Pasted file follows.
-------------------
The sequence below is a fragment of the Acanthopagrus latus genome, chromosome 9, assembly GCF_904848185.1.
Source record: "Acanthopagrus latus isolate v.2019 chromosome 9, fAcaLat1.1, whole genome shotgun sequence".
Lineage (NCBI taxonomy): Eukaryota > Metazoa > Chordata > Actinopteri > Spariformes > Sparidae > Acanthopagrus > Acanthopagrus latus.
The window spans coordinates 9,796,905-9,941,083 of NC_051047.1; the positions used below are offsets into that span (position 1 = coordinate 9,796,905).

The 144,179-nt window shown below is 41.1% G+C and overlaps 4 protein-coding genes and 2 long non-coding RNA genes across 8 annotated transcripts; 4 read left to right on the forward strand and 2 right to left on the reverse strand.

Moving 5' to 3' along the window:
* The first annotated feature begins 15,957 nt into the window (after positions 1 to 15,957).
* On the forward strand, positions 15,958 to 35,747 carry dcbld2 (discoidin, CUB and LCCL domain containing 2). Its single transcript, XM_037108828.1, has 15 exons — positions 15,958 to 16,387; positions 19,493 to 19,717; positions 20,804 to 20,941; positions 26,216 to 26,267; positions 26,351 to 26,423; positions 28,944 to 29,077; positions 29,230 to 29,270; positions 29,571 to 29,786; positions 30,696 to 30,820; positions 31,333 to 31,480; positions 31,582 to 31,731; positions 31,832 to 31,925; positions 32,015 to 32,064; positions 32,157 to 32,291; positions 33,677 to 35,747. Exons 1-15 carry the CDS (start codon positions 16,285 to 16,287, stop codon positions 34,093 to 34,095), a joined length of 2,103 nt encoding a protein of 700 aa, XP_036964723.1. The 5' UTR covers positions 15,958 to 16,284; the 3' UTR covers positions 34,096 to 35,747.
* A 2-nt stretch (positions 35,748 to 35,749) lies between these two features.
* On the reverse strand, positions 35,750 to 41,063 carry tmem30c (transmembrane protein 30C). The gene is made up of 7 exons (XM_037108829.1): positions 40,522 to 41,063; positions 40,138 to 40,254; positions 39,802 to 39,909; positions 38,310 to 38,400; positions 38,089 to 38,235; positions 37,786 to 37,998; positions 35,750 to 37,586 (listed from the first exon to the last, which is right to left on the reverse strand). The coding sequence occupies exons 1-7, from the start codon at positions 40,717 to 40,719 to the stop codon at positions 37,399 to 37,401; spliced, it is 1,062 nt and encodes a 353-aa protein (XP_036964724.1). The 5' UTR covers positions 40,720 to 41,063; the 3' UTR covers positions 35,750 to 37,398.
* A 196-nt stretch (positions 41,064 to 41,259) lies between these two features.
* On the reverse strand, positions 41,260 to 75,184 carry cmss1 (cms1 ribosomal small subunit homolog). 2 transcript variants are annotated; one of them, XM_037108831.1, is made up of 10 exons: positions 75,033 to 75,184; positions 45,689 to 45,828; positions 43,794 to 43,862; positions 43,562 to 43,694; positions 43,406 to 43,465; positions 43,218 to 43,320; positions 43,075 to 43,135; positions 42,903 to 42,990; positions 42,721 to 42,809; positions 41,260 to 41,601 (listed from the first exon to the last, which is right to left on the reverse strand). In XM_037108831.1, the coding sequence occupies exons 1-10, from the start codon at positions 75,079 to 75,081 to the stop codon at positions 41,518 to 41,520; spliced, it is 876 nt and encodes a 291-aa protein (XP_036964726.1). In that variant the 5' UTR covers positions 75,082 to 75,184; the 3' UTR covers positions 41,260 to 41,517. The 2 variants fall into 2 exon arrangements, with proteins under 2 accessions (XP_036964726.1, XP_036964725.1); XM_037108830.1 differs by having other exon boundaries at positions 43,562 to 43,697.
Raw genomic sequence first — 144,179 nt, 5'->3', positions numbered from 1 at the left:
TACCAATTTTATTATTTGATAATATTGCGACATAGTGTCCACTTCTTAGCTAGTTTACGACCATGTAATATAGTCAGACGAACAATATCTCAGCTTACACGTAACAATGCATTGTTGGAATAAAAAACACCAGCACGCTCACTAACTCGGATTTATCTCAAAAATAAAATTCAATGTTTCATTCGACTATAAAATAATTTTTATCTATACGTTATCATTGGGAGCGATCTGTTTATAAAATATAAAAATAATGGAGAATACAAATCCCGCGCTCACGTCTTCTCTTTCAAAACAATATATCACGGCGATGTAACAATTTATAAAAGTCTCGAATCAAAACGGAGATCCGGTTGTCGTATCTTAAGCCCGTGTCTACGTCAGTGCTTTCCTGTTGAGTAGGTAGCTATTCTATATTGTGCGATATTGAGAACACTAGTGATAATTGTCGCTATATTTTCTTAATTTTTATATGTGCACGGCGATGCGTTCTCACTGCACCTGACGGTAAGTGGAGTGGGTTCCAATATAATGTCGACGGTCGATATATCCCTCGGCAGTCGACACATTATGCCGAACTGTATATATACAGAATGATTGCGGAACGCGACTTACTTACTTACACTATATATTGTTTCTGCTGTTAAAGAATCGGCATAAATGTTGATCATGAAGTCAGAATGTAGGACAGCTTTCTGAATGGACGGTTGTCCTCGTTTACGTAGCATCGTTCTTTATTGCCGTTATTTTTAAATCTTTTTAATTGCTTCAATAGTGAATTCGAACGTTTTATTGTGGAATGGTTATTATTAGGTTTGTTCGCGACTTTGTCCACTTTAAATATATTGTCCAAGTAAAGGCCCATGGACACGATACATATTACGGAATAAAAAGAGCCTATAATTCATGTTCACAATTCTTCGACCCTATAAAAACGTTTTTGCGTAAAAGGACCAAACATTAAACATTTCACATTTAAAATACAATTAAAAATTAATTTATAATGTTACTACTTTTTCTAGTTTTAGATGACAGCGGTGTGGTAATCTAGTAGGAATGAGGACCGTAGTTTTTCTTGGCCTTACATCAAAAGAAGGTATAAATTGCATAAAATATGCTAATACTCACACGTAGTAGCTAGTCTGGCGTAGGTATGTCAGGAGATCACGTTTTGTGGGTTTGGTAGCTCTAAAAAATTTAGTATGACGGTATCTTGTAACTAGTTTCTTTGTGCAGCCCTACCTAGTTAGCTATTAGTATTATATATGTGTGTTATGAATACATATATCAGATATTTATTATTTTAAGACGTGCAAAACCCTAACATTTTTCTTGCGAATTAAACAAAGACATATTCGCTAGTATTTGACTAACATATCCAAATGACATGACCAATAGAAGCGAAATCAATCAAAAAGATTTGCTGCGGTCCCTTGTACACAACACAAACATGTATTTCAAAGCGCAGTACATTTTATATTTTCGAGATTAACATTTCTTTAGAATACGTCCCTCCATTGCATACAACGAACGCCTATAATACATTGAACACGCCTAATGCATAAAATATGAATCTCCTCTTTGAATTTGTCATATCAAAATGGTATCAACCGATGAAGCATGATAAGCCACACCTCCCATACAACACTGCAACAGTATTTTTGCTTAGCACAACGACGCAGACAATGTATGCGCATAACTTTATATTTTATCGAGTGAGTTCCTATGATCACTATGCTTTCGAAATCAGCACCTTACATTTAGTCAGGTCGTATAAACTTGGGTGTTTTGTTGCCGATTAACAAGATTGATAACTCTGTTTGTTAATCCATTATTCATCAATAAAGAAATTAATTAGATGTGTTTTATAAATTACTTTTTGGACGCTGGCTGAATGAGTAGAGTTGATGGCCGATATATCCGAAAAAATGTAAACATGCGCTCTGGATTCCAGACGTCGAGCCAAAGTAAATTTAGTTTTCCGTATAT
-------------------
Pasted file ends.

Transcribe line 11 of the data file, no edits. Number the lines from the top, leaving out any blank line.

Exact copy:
* A 196-nt stretch (positions 41,064 to 41,259) lies between these two features.